At next year’s World Cup, U.S. women’s soccer will play Vietnam and Netherlands.

The U.S. will face Vietnam, the Netherlands and the winner of a playoff between Cameroon, Thailand and Portugal in group play at next summer’s Women’s World Cup, where it will be seeking to become the first country to win the tournament three times in a row. It was a particularly soft draw for the U.S., which will face only one team ranked in the top 22 in the FIFA rankings.

The monthlong competition, to be co-hosted by Australia and New Zealand, will kick off July 20 in Auckland and in Sydney.

The U.S., which has won 12 consecutive World Cup games, hasn’t lost in the tournament since its final group-play game in 2011. But the rest of the world is catching up. The Americans lost back-to-back games in England and Spain this month, their first losing streak since 2017. And they have just a bronze medal to show from their last two trips to the Olympic Games.

“This will be the most competitive Women’s World Cup in history,” said Jill Ellis, who coached the U.S. in the last two tournaments and never lost a World Cup game.

The top-ranked U.S. will open against Vietnam, which will be playing in the World Cup for the first time. But things will get tougher after that with a rematch against the eighth-ranked Netherlands, the team it beat in the 2019 final. The other group-play match will come against the winner of a three-team playoff involving Thailand, Cameroon and Portugal.

The top two teams from each four-team group will advance to the knockout rounds.

At the draw, held Saturday night in Auckland, No. 7 Canada, the reigning Olympic champion, was placed in a group with Australia, Ireland and Nigeria while fourth-ranked England, the European champion, was paired with No. 15 China, No. 18 Denmark and the winner of a playoff involving Senegal, Haiti and Chile.

Only two groups will have two teams ranked in the world’s top 10: group E, with the U.S. and the Netherlands, and Group F, with fifth-ranked France and No. 9 Brazil.

Former United States coach Jill Ellis with the trophy during the Women’s World Cup draw in Auckland, New Zealand, on Saturday.

(Alan Lee / Associated Press)

Next summer’s World Cup will be the largest women’s sporting event in history with 32 countries, double the number in 2011. Twenty-nine teams have already qualified with Morocco, the Philippines, Ireland and Zambia joining Vietnam in making their tournament debuts. Ten others will be competing in three intercontinental playoffs in February, when the last three invitations will be handed out.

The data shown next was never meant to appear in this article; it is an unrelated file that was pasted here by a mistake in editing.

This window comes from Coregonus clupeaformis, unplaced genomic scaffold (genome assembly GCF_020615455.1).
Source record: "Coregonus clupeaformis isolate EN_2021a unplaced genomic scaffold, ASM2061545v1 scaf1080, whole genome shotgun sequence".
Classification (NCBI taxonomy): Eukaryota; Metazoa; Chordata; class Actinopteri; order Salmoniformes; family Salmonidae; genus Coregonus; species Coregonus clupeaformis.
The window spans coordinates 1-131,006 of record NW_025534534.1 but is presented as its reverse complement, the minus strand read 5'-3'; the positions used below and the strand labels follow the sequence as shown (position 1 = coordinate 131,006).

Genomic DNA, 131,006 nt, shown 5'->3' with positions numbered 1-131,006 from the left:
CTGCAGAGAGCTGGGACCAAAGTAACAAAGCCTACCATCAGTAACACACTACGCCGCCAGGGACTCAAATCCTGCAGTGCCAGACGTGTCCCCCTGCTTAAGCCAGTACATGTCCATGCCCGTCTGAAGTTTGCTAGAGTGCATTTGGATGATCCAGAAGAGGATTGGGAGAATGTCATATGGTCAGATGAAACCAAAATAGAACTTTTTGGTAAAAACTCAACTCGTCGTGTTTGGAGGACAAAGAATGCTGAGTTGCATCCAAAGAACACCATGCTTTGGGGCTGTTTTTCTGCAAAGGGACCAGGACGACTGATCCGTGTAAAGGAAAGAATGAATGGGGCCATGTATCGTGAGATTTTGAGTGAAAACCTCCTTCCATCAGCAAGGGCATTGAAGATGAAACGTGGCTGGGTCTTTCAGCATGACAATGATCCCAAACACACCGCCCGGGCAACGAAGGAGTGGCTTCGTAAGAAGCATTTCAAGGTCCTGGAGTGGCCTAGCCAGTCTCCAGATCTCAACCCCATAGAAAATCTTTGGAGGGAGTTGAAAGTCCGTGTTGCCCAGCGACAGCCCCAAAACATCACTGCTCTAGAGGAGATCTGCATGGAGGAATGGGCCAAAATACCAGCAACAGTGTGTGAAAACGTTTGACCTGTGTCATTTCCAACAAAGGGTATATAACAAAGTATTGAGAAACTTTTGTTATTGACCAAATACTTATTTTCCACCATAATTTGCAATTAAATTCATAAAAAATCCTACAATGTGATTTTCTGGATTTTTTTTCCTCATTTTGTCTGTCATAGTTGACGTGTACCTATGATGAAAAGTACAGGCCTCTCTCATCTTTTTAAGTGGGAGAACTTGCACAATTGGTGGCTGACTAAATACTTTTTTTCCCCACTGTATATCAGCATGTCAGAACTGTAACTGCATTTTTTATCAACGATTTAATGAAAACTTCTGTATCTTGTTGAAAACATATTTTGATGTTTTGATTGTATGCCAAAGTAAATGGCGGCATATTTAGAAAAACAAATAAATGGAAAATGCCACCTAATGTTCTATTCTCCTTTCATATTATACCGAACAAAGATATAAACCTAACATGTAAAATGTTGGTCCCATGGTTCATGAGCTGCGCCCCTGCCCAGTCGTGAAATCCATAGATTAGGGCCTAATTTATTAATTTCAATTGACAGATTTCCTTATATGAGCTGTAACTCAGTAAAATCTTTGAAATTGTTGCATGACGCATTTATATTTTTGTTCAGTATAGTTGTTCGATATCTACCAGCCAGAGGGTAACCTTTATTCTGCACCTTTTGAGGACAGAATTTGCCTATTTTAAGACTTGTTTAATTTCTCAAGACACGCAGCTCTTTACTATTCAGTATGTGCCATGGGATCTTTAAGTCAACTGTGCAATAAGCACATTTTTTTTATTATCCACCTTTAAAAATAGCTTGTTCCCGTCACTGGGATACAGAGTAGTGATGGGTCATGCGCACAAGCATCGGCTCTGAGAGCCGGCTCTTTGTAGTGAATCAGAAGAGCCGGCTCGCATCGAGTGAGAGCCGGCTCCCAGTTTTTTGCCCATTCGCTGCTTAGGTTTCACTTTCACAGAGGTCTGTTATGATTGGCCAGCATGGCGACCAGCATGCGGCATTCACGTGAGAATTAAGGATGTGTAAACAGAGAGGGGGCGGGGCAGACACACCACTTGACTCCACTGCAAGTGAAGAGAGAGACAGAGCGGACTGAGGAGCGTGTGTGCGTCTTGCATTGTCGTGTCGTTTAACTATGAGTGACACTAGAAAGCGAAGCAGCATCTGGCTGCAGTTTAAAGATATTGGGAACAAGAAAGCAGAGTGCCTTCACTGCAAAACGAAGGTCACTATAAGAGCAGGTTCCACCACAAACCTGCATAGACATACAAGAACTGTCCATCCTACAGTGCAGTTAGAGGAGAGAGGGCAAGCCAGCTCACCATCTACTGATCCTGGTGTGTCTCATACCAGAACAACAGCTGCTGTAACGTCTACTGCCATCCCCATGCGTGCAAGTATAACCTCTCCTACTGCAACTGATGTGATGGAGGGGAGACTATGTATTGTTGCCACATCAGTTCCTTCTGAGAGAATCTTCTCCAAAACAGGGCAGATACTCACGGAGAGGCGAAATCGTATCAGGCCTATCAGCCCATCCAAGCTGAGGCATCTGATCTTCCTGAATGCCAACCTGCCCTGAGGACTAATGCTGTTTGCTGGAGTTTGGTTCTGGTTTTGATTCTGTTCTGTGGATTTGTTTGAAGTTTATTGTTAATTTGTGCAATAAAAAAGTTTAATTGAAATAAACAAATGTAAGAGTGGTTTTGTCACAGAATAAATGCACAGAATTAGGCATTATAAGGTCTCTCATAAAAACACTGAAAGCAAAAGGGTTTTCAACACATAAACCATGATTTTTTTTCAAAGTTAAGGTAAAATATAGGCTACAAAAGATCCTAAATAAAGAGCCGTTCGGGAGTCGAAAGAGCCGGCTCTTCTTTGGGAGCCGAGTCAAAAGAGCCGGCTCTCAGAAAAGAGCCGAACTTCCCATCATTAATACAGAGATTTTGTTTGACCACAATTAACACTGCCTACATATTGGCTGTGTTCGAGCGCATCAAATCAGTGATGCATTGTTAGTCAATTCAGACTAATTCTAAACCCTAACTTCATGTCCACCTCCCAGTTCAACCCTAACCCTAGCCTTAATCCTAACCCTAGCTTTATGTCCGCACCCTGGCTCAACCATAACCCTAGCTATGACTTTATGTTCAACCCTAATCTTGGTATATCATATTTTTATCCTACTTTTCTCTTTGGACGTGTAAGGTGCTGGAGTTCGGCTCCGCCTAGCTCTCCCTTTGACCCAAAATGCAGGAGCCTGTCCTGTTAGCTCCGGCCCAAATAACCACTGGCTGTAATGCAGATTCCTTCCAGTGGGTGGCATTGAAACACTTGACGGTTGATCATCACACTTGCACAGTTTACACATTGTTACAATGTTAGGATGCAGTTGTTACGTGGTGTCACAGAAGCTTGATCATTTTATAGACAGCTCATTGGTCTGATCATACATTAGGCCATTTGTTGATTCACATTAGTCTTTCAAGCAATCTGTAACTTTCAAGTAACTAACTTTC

The U.S. is one of seven teams that has qualified for all nine Women’s World Cup, winning it four times.

Next summer’s tournament will be the first Women’s World Cup played in two countries, with the 64 games shared among five cities and six stadiums in Australia and four cities and stadiums in New Zealand. It will also be the first Women’s World Cup to be played in the Southern Hemisphere, the first senior FIFA event staged in Oceania and the first FIFA competition to be hosted by multiple confederations. Australia is a member of the Asian confederation, New Zealand in the Oceania confederation.

FIFA, the governing body for global soccer, said a record 1.2 billion people watched the 2019 Women’s World Cup on TV, with the final between the U.S. and the Netherlands drawing more 82 million viewers. But broadcasters fear poor ratings next summer since many of the matches will be played before dawn or in the early morning hours in Europe and North America.

The groups:

Group A: New Zealand, Norway, Philippines, Switzerland

Group B: Australia, Ireland, Nigeria, Canada

Group C: Spain, Costa Rica, Zambia, Japan

Group D: England, winner of playoff between Senegal, Haiti and Chile, Denmark, China

Group E: U.S., Vietnam, Netherlands, winner of playoff between Cameroon, Thailand and Portugal

Group F: France, Jamaica, Brazil, winner of playoff between Taiwan-Paraguay, Papua-New Guinea and Panama

Group G: Sweden, South Africa, Italy, Argentina

Group H: Germany, Morocco, Colombia, South Korea

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